Sex Abuse, Negligence Lawsuit Filed Against Catholic Church In New Jersey

According to allegations raised in a sexual abuse lawsuit filed last week against the Catholic Church in New Jersey, the archdiocese there placed a priest in charge of a youth ministry, despite knowledge that he had been credibly accused of molesting children years earlier.

The complaint was filed against the Archdiocese of Newark by Richard Roe, a pseudonym. According to a report by, the lawsuit accuses the church of negligence, saying that it failed to heed warnings about Rev. Kevin Gugliotta, who allegedly abused Roe in 2004.

Gugliotta pled guilty to distributing child pornography in 2017, and received a two-year sentence and was defrocked as a result. However, Roe, 26, says the church was warned about Gugliotta as early as 2003, and continued to place him in charge of a youth ministry.

Another man, identified in the lawsuit only as Mr. X, warned the church in 2003 that Gugliotta sexually abused children as a Boy Scout leader in the 1980s. The case was sent to the Vatican for review and he was briefly removed from the ministry. However, the church determined it could take no action because the allegations occurred before Gugilotta became a priest, and they reinstated him and placed him in a position of authority and proximity to minors.

According to Roe, a year later, in 2004, he became Gugliotta’s next victim. The lawsuit names the Archdiocese of Newark, former Archbishop John H. Myers, and St. Bartholomew of the Apostle Parish in Scotch Plains, as defendants.

The case comes amid heightened attention to Catholic Church sex abuse scandals, as dioceses nationwide have been releasing lists of priests facing what the church considers credible accusations of sexual assault against minors and vulnerable adults. The lists began to come out several months after an August 2018 grand jury report highlighted cases involving at least 90 Catholic priests accused of sex abuse in the Pittsburgh area, involving allegations and cover-ups that spanned decades.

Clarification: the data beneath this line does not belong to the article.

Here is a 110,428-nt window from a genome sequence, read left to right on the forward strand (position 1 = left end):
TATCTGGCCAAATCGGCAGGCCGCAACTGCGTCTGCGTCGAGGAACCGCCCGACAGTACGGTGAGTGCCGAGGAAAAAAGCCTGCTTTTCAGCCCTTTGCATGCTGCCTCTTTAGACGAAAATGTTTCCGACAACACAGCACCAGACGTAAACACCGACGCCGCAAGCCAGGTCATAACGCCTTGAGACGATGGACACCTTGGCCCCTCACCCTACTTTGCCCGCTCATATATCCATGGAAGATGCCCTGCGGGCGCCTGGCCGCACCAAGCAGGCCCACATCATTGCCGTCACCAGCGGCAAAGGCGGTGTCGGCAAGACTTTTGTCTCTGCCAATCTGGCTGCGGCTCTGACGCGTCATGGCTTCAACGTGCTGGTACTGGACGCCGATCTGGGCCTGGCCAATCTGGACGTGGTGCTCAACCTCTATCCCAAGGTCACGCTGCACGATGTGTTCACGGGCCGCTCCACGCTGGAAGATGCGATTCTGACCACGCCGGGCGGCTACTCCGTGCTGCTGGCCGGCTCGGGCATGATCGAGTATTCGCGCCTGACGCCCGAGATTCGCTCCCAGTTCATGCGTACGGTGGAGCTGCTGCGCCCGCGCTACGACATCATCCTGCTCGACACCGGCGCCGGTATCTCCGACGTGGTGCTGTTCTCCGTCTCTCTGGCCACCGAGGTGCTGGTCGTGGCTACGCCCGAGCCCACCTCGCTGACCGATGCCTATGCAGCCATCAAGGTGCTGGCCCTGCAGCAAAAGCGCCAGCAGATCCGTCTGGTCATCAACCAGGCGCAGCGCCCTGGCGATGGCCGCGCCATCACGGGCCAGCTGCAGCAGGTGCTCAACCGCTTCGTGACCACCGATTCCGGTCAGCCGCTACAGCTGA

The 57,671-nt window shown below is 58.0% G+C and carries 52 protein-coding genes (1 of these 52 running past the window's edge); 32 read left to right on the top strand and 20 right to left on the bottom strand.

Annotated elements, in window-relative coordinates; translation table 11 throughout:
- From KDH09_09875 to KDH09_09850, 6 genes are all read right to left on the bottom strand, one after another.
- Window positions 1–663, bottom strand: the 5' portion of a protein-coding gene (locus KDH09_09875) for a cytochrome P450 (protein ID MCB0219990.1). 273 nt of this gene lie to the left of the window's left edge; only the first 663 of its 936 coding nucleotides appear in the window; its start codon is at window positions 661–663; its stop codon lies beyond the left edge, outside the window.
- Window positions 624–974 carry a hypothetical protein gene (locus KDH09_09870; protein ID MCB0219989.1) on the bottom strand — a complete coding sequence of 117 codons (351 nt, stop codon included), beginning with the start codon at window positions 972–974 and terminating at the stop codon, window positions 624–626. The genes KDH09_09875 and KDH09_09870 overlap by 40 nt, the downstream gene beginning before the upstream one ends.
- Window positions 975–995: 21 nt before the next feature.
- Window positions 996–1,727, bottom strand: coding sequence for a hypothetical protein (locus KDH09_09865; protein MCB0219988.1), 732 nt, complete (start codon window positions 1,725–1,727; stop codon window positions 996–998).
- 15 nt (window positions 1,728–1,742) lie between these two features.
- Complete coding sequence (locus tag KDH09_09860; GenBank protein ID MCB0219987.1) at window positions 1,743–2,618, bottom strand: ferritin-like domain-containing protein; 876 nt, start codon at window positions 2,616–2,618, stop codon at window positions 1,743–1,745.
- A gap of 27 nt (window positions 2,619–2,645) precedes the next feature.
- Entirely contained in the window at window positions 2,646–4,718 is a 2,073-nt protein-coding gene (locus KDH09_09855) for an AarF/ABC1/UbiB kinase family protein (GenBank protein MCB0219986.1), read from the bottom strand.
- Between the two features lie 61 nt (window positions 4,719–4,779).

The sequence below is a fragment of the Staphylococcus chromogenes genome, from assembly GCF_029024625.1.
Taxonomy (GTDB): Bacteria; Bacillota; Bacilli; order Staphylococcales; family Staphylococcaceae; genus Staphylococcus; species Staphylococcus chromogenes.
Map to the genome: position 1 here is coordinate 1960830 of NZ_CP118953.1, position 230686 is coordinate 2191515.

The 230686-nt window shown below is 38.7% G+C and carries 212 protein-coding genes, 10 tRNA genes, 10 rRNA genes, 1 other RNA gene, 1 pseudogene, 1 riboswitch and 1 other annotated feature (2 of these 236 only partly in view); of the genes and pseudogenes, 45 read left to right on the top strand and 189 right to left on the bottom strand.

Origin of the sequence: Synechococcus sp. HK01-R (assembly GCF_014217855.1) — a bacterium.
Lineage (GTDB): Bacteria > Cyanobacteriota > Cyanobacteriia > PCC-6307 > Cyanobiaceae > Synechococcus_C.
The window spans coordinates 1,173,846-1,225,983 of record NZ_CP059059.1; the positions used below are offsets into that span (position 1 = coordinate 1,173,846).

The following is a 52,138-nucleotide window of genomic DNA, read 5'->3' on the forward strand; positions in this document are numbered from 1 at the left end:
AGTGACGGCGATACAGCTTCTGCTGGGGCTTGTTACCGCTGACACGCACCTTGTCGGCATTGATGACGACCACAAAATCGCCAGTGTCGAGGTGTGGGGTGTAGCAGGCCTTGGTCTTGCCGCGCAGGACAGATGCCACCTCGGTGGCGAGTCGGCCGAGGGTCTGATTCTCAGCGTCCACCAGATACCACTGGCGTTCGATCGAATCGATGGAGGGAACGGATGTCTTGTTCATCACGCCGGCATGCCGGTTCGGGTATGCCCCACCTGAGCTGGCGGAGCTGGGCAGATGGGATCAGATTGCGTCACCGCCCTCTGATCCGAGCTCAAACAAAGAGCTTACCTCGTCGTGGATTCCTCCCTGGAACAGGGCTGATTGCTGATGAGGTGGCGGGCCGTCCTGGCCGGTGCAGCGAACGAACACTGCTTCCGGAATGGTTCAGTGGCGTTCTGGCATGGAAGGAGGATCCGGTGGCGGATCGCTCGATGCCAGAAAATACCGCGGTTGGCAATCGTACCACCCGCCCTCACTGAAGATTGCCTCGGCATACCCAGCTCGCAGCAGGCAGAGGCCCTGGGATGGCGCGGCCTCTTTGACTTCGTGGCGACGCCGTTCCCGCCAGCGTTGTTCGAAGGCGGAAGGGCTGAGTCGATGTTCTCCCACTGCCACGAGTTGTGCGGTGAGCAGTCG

That report indicated that the Catholic Church of Pennsylvania covered up abuse involving priests who abused more than 1,000 victims, mostly children, over the course of 70 years. After 90 of those priests were identified, it sparked investigations by the Justice Department and states’ attorneys general nationwide.

In February, New Jersey dioceses released lists naming 188 priests who served in the state. All of the priests were, at some point, charged with “credible” claims of sex abuse against children or vulnerable adults.

Late last month, the Vatican held a four-day conference on addressing problems of sex abuse in the Roman Catholic Church, but critics complain that the conference did not result in any concrete action.

The spotlight on the issue has renewed some efforts to level sex abuse litigation against the Church. In January, an attorney representing a number of victims announced that the Catholic Church had agreed to settle at least five sexual abuse lawsuits brought against a former priest in New Jersey.


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